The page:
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. Obama message positive, but nuclear programme continues: Iran
ISTANBUL, March 20 (AFP) Mar 20, 2009
Iranian Energy Minister Parviz Fattah on Friday said Tehran's nuclear programme would not be derailed despite "positive" overtures by President Barack Obama.

A nuclear plant at Bushehr will start operations by year's end, Fattah said here, insisting that the programme -- suspected by the United States and Europe to be a covert effort to build an atomic bomb -- was peaceful.

Fattah spoke at the World Water Forum in Istanbul, where he was asked whether Obama's televised message of goodwill, on the occasion of the Iranian New Year, would affect Iran's nuclear programme.

"Iran has chosen a direction for achieving peaceful nuclear energy. We have mainly reached this aim," Fattah said at a press conference.

"Exactly 20 days from now we will have another celebration for celebrating the achievements we have gained for peaceful nuclear energy. You will hear about the news," he said.

"Iran will finish and operate the Bushehr nuclear plant by the end of this year."

Asked about Obama's message, Fattah said: "Absolutely this message is positive... although it might also have negative points in itself as well."

"The Iranian leaders will precisely assess this message. We believe that we need that in addition to messages, we need positive action from Mr. Obama as well as from his government. So in addition to talk, we need actions."

"We also see different conflicts that have to be cleared (up)," Fattah, who was speaking through an interpreter, said.

"It's less than one week since he renewed sanctions against Iran. We should absolutely set this message against this kind of sanctions.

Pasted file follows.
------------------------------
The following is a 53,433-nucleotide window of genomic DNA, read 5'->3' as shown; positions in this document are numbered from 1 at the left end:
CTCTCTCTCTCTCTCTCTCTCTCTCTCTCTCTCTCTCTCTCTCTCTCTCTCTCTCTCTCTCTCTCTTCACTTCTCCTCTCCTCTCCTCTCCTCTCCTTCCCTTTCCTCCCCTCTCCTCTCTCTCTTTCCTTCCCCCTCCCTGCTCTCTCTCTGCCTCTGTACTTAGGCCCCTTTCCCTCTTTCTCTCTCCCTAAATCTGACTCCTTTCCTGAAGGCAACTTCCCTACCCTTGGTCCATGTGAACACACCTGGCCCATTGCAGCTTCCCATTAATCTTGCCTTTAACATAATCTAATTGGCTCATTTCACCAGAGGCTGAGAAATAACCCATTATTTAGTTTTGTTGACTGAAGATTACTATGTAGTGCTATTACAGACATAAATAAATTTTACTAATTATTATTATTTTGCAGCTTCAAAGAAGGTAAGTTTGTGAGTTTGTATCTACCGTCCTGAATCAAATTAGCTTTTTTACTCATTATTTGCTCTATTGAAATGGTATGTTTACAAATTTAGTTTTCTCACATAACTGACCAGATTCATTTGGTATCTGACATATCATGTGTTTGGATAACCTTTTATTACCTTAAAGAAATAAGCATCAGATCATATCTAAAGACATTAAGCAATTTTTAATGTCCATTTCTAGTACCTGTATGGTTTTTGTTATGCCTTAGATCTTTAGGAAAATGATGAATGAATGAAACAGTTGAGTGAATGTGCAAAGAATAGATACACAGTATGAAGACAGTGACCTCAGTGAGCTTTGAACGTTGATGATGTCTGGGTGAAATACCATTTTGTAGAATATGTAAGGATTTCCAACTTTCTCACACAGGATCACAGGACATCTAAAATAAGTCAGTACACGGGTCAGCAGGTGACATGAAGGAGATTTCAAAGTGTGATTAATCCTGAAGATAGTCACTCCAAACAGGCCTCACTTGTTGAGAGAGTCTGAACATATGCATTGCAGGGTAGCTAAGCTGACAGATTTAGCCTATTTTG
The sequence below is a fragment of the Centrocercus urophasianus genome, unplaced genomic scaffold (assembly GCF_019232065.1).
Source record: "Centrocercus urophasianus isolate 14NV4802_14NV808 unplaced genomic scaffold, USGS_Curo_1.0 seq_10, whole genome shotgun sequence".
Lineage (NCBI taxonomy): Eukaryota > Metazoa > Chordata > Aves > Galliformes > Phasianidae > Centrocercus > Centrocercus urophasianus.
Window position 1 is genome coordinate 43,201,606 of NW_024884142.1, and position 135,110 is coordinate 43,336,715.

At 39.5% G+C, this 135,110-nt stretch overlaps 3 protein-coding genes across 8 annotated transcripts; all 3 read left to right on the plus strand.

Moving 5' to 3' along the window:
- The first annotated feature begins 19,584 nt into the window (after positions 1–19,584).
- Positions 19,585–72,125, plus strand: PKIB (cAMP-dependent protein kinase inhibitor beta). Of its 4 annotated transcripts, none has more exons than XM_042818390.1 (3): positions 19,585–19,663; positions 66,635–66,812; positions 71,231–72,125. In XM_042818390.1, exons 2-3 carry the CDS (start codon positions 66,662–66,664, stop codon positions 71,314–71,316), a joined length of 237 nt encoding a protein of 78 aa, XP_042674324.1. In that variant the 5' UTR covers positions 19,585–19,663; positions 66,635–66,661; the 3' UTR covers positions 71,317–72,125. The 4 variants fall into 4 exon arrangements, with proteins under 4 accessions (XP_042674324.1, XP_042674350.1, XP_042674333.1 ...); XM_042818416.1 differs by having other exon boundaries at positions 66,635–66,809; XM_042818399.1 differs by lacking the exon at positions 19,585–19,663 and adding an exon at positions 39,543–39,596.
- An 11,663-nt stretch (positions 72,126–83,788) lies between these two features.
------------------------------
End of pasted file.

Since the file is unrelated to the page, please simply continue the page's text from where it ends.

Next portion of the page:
"Mr. Obama's slogan was 'change' when he was elected. What we understand from this change is that the government of the United States should change its policies toward Iran. This is our belief."

Fattah downplayed hopes that an intermediary could help end the US-Iranian dispute.

"We believe negotiators cannot do very much in this respect," he said.

Obama, in his historic appeal to the Iranian people, urged a resolution of differences and the launch of an "honest" engagement with Tehran.

"My administration is now committed to diplomacy that addresses the full range of issues before us, and to pursuing constructive ties among the United States, Iran and the international community," Obama said.

But, he warned, Iran could not take its "rightful place in the community of nations... through terror or arms, but rather through peaceful actions."

The United States and the European Union (EU) fear Iran is enriching uranium under a secret programme to develop nuclear weapons.

They accuse it of refusing to cooperate with the International Atomic Energy Agency (IAEA) and flouting UN resolutions.

The UN Security Council has imposed three sets of sanctions against Iran for defying calls for it to halt enrichment.

On Friday, Russia, which has been involved in building the Bushehr plant said it saw no sign "for the time being" that Iran's nuclear programme had a military purpose.

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